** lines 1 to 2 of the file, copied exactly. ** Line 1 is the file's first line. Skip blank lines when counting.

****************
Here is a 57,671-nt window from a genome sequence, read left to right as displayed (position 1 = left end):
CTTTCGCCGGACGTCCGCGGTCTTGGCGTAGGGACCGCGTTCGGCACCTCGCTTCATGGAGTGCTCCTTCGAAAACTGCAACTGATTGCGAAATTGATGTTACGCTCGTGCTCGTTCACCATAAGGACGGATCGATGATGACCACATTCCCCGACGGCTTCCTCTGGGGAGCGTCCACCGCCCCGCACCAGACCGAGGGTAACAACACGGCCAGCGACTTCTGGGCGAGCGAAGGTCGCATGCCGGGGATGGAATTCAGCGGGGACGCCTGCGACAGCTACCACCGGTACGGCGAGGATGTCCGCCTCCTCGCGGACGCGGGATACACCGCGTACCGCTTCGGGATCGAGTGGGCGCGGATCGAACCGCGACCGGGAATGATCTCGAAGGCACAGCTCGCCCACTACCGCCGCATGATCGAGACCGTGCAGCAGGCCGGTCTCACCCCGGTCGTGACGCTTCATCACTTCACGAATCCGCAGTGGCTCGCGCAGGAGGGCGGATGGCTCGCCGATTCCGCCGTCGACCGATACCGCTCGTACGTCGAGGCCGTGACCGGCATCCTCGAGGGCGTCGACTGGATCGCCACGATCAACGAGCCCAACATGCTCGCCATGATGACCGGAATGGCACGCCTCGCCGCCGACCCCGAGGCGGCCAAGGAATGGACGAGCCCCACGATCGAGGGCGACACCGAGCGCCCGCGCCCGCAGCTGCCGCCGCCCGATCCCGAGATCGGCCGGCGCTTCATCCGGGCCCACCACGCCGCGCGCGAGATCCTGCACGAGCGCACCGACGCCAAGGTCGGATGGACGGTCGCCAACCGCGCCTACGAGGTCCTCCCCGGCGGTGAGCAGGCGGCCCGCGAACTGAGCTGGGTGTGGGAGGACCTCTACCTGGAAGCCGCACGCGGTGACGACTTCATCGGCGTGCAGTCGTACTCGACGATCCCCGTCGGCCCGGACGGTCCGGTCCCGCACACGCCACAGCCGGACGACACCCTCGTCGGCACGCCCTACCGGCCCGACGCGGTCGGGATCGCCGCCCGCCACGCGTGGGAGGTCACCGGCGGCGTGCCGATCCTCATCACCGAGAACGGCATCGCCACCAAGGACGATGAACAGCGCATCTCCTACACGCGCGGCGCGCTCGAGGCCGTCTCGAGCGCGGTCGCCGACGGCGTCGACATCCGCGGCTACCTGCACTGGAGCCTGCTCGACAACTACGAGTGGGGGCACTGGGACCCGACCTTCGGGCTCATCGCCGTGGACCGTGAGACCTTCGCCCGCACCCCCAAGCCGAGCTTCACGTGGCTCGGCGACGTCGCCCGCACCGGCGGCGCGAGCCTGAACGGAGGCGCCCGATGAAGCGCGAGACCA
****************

Here is a 57,671-nt window from a genome sequence, read left to right as displayed (position 1 = left end):
CTTTCGCCGGACGTCCGCGGTCTTGGCGTAGGGACCGCGTTCGGCACCTCGCTTCATGGAGTGCTCCTTCGAAAACTGCAACTGATTGCGAAATTGATGTTACGCTCGTGCTCGTTCACCATAAGGACGGATCGATGATGACCACATTCCCCGACGGCTTCCTCTGGGGAGCGTCCACCGCCCCGCACCAGACCGAGGGTAACAACACGGCCAGCGACTTCTGGGCGAGCGAAGGTCGCATGCCGGGGATGGAATTCAGCGGGGACGCCTGCGACAGCTACCACCGGTACGGCGAGGATGTCCGCCTCCTCGCGGACGCGGGATACACCGCGTACCGCTTCGGGATCGAGTGGGCGCGGATCGAACCGCGACCGGGAATGATCTCGAAGGCACAGCTCGCCCACTACCGCCGCATGATCGAGACCGTGCAGCAGGCCGGTCTCACCCCGGTCGTGACGCTTCATCACTTCACGAATCCGCAGTGGCTCGCGCAGGAGGGCGGATGGCTCGCCGATTCCGCCGTCGACCGATACCGCTCGTACGTCGAGGCCGTGACCGGCATCCTCGAGGGCGTCGACTGGATCGCCACGATCAACGAGCCCAACATGCTCGCCATGATGACCGGAATGGCACGCCTCGCCGCCGACCCCGAGGCGGCCAAGGAATGGACGAGCCCCACGATCGAGGGCGACACCGAGCGCCCGCGCCCGCAGCTGCCGCCGCCCGATCCCGAGATCGGCCGGCGCTTCATCCGGGCCCACCACGCCGCGCGCGAGATCCTGCACGAGCGCACCGACGCCAAGGTCGGATGGACGGTCGCCAACCGCGCCTACGAGGTCCTCCCCGGCGGTGAGCAGGCGGCCCGCGAACTGAGCTGGGTGTGGGAGGACCTCTACCTGGAAGCCGCACGCGGTGACGACTTCATCGGCGTGCAGTCGTACTCGACGATCCCCGTCGGCCCGGACGGTCCGGTCCCGCACACGCCACAGCCGGACGACACCCTCGTCGGCACGCCCTACCGGCCCGACGCGGTCGGGATCGCCGCCCGCCACGCGTGGGAGGTCACCGGCGGCGTGCCGATCCTCATCACCGAGAACGGCATCGCCACCAAGGACGATGAACAGCGCATCTCCTACACGCGCGGCGCGCTCGAGGCCGTCTCGAGCGCGGTCGCCGACGGCGTCGACATCCGCGGCTACCTGCACTGGAGCCTGCTCGACAACTACGAGTGGGGGCACTGGGACCCGACCTTCGGGCTCATCGCCGTGGACCGTGAGACCTTCGCCCGCACCCCCAAGCCGAGCTTCACGTGGCTCGGCGACGTCGCCCGCACCGGCGGCGCGAGCCTGAACGGAGGCGCCCGATGAAGCGCGAGACCA